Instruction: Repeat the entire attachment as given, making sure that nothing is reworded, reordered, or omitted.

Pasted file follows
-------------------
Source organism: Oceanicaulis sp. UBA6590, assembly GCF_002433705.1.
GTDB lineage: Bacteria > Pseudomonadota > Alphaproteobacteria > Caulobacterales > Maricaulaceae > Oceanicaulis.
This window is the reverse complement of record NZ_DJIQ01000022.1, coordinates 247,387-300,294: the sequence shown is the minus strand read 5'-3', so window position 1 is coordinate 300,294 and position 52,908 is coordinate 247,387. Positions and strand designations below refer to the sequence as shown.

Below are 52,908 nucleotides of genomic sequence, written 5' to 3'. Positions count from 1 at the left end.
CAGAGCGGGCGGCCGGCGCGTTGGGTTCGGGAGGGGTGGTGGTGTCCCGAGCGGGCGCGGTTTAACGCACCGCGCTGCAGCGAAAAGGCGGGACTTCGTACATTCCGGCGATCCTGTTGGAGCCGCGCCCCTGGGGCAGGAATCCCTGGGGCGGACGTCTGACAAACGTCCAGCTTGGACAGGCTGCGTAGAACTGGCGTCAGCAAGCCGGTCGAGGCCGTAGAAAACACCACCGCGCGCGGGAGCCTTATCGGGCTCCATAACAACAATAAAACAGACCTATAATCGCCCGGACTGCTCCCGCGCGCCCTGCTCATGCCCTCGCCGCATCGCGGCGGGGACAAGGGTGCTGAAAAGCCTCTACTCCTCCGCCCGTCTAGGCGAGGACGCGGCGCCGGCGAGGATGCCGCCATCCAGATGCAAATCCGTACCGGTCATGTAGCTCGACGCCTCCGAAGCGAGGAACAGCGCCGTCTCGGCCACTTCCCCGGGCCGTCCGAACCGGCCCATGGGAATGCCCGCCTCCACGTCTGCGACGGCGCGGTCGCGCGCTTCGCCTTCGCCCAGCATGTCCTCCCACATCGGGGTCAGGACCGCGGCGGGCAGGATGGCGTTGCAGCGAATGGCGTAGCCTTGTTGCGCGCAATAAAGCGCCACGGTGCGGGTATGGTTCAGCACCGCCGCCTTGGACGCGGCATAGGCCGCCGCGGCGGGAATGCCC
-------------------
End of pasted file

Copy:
Source organism: Oceanicaulis sp. UBA6590, assembly GCF_002433705.1.
GTDB lineage: Bacteria > Pseudomonadota > Alphaproteobacteria > Caulobacterales > Maricaulaceae > Oceanicaulis.
This window is the reverse complement of record NZ_DJIQ01000022.1, coordinates 247,387-300,294: the sequence shown is the minus strand read 5'-3', so window position 1 is coordinate 300,294 and position 52,908 is coordinate 247,387. Positions and strand designations below refer to the sequence as shown.

Below are 52,908 nucleotides of genomic sequence, written 5' to 3'. Positions count from 1 at the left end.
CAGAGCGGGCGGCCGGCGCGTTGGGTTCGGGAGGGGTGGTGGTGTCCCGAGCGGGCGCGGTTTAACGCACCGCGCTGCAGCGAAAAGGCGGGACTTCGTACATTCCGGCGATCCTGTTGGAGCCGCGCCCCTGGGGCAGGAATCCCTGGGGCGGACGTCTGACAAACGTCCAGCTTGGACAGGCTGCGTAGAACTGGCGTCAGCAAGCCGGTCGAGGCCGTAGAAAACACCACCGCGCGCGGGAGCCTTATCGGGCTCCATAACAACAATAAAACAGACCTATAATCGCCCGGACTGCTCCCGCGCGCCCTGCTCATGCCCTCGCCGCATCGCGGCGGGGACAAGGGTGCTGAAAAGCCTCTACTCCTCCGCCCGTCTAGGCGAGGACGCGGCGCCGGCGAGGATGCCGCCATCCAGATGCAAATCCGTACCGGTCATGTAGCTCGACGCCTCCGAAGCGAGGAACAGCGCCGTCTCGGCCACTTCCCCGGGCCGTCCGAACCGGCCCATGGGAATGCCCGCCTCCACGTCTGCGACGGCGCGGTCGCGCGCTTCGCCTTCGCCCAGCATGTCCTCCCACATCGGGGTCAGGACCGCGGCGGGCAGGATGGCGTTGCAGCGAATGGCGTAGCCTTGTTGCGCGCAATAAAGCGCCACGGTGCGGGTATGGTTCAGCACCGCCGCCTTGGACGCGGCATAGGCCGCCGCGGCGGGAATGCCC